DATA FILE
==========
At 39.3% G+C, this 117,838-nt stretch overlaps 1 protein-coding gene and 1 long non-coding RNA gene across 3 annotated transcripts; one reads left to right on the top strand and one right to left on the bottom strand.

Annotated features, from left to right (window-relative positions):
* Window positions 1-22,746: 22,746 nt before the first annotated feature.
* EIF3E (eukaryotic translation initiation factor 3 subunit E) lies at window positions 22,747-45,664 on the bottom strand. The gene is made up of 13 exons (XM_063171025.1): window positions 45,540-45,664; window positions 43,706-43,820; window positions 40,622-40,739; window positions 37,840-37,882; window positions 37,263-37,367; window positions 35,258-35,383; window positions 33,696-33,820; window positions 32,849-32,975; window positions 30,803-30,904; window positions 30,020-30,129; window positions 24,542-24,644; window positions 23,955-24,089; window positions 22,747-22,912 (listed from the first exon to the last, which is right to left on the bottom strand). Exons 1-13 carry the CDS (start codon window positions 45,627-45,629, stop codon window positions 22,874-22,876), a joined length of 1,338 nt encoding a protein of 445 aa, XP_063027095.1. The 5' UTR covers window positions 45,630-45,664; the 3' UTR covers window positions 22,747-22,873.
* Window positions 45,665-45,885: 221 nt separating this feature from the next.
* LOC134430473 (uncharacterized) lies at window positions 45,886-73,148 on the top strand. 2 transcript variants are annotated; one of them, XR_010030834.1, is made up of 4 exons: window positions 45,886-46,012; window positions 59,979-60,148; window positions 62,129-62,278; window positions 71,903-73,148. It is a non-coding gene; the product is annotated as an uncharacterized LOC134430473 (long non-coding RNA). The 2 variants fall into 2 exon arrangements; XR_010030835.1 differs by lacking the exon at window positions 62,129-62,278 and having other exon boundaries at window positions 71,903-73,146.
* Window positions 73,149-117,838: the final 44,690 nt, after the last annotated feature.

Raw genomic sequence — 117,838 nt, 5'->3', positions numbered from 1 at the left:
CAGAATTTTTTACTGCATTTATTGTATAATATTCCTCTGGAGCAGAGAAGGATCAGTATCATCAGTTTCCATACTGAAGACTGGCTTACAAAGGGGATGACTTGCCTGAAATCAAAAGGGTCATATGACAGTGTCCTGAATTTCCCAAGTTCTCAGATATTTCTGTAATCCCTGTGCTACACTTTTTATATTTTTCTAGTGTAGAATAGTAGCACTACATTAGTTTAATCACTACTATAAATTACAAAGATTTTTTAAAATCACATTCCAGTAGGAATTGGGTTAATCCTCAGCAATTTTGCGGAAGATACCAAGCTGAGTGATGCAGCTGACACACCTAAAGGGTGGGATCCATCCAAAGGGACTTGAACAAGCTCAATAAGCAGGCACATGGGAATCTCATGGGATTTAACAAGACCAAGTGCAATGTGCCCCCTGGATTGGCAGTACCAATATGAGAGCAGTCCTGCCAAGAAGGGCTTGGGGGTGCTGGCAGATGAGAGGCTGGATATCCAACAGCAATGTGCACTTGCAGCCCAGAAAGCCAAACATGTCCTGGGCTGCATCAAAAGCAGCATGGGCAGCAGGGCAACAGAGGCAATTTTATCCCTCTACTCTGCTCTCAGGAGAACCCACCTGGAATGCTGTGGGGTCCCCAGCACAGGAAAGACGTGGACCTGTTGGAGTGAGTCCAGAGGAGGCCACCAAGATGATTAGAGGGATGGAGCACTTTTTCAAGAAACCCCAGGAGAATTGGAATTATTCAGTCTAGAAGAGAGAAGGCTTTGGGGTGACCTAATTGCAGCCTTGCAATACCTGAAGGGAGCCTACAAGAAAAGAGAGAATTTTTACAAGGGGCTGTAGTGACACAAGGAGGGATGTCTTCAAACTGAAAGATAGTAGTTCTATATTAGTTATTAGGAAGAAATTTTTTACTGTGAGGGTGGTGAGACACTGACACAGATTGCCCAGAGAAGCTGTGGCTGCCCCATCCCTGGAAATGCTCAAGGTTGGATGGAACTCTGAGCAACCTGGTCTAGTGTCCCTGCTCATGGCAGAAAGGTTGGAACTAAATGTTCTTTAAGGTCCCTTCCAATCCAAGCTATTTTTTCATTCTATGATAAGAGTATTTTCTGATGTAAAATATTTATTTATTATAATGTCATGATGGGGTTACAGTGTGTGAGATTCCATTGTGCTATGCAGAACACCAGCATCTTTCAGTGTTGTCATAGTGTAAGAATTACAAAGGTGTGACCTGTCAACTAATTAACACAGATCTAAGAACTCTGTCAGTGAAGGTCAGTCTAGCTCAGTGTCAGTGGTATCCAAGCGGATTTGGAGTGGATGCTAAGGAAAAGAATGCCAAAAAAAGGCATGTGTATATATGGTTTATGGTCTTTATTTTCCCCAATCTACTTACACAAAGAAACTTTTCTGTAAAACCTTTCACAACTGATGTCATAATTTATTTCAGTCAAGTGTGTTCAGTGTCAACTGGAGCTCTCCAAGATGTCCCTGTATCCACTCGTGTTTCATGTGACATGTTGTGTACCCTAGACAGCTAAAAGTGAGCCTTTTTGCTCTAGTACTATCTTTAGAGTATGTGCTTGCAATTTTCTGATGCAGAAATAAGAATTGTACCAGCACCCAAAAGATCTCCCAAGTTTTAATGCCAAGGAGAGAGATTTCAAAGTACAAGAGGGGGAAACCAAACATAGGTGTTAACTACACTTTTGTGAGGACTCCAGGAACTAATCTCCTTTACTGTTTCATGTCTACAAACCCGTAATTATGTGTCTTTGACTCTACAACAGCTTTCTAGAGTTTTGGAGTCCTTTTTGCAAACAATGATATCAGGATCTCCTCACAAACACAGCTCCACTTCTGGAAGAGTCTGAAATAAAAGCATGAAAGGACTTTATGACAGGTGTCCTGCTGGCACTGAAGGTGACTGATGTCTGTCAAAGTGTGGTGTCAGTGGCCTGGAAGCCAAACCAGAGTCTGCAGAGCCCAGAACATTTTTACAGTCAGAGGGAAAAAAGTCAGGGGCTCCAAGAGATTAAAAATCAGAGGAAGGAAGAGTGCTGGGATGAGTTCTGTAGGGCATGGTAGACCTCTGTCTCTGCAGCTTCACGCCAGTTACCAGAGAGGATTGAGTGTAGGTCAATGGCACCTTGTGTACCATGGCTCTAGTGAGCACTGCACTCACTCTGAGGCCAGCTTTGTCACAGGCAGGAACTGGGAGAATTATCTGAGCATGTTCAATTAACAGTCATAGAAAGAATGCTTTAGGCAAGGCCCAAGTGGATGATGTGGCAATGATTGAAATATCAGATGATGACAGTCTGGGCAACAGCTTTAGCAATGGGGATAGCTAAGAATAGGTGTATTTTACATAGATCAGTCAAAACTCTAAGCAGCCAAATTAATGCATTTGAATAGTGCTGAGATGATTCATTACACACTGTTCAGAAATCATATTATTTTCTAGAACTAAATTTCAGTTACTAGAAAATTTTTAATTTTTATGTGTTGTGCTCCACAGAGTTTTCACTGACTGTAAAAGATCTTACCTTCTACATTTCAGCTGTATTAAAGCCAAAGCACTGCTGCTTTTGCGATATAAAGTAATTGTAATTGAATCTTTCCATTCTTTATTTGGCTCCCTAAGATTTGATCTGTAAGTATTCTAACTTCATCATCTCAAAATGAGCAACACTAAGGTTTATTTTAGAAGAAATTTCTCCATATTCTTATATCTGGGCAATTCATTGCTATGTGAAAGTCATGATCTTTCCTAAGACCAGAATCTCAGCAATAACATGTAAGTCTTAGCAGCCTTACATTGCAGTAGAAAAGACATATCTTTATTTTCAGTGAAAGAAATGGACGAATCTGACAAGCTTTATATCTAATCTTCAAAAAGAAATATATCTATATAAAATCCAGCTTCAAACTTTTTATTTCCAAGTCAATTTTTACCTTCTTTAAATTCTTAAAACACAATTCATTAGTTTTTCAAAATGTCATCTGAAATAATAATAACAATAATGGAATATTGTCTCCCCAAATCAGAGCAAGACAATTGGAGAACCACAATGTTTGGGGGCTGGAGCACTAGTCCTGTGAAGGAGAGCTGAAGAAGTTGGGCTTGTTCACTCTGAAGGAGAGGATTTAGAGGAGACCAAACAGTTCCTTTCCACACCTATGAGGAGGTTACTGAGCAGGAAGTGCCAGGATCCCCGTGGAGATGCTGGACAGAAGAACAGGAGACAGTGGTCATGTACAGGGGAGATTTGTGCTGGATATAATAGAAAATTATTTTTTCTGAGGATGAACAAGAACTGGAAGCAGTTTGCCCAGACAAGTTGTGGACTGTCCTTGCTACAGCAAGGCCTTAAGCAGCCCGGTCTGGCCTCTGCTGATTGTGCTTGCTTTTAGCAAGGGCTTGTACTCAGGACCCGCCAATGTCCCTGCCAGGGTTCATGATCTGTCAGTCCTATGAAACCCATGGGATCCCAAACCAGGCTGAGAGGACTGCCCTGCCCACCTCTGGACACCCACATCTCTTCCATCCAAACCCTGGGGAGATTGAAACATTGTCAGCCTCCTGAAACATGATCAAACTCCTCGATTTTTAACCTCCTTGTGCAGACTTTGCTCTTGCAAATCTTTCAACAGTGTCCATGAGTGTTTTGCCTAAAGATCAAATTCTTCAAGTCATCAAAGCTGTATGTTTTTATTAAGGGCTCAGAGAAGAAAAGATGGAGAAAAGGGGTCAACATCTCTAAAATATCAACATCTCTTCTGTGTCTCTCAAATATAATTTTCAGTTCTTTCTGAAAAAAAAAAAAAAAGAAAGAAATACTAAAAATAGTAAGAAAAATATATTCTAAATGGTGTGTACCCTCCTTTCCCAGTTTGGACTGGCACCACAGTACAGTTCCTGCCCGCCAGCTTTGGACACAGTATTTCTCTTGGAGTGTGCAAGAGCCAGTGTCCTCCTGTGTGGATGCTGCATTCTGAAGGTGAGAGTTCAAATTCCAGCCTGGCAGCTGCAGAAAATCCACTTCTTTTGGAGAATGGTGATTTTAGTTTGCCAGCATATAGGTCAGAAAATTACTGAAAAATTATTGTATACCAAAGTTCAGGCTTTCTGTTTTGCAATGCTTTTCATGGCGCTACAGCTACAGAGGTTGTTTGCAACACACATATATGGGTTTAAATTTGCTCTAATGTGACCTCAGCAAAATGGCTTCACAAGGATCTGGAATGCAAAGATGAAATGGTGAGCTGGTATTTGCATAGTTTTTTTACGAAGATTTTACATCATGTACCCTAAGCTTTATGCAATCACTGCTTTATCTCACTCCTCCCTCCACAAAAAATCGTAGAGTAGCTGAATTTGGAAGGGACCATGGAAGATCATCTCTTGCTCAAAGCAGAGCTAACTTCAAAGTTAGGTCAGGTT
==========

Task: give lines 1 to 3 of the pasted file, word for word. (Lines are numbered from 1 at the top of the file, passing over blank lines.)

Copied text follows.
At 39.3% G+C, this 117,838-nt stretch overlaps 1 protein-coding gene and 1 long non-coding RNA gene across 3 annotated transcripts; one reads left to right on the top strand and one right to left on the bottom strand.

Annotated features, from left to right (window-relative positions):
* Window positions 1-22,746: 22,746 nt before the first annotated feature.